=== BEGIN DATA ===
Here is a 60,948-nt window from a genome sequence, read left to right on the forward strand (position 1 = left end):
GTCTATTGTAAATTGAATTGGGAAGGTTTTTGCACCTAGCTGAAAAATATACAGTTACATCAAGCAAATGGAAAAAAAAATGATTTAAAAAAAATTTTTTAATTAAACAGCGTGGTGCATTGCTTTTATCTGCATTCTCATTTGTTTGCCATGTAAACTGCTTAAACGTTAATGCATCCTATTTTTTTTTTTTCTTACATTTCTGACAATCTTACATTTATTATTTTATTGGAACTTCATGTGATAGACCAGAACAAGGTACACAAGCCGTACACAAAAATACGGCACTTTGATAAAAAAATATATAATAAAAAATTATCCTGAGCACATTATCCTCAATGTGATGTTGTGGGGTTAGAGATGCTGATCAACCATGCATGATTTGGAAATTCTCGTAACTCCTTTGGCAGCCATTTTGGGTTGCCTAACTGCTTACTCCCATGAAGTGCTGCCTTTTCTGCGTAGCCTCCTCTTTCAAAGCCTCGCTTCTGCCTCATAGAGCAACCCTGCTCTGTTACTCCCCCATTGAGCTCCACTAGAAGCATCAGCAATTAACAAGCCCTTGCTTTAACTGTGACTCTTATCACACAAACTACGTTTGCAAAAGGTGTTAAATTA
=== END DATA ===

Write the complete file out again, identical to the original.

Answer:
Here is a 60,948-nt window from a genome sequence, read left to right on the forward strand (position 1 = left end):
GTCTATTGTAAATTGAATTGGGAAGGTTTTTGCACCTAGCTGAAAAATATACAGTTACATCAAGCAAATGGAAAAAAAAATGATTTAAAAAAAATTTTTTAATTAAACAGCGTGGTGCATTGCTTTTATCTGCATTCTCATTTGTTTGCCATGTAAACTGCTTAAACGTTAATGCATCCTATTTTTTTTTTTTCTTACATTTCTGACAATCTTACATTTATTATTTTATTGGAACTTCATGTGATAGACCAGAACAAGGTACACAAGCCGTACACAAAAATACGGCACTTTGATAAAAAAATATATAATAAAAAATTATCCTGAGCACATTATCCTCAATGTGATGTTGTGGGGTTAGAGATGCTGATCAACCATGCATGATTTGGAAATTCTCGTAACTCCTTTGGCAGCCATTTTGGGTTGCCTAACTGCTTACTCCCATGAAGTGCTGCCTTTTCTGCGTAGCCTCCTCTTTCAAAGCCTCGCTTCTGCCTCATAGAGCAACCCTGCTCTGTTACTCCCCCATTGAGCTCCACTAGAAGCATCAGCAATTAACAAGCCCTTGCTTTAACTGTGACTCTTATCACACAAACTACGTTTGCAAAAGGTGTTAAATTA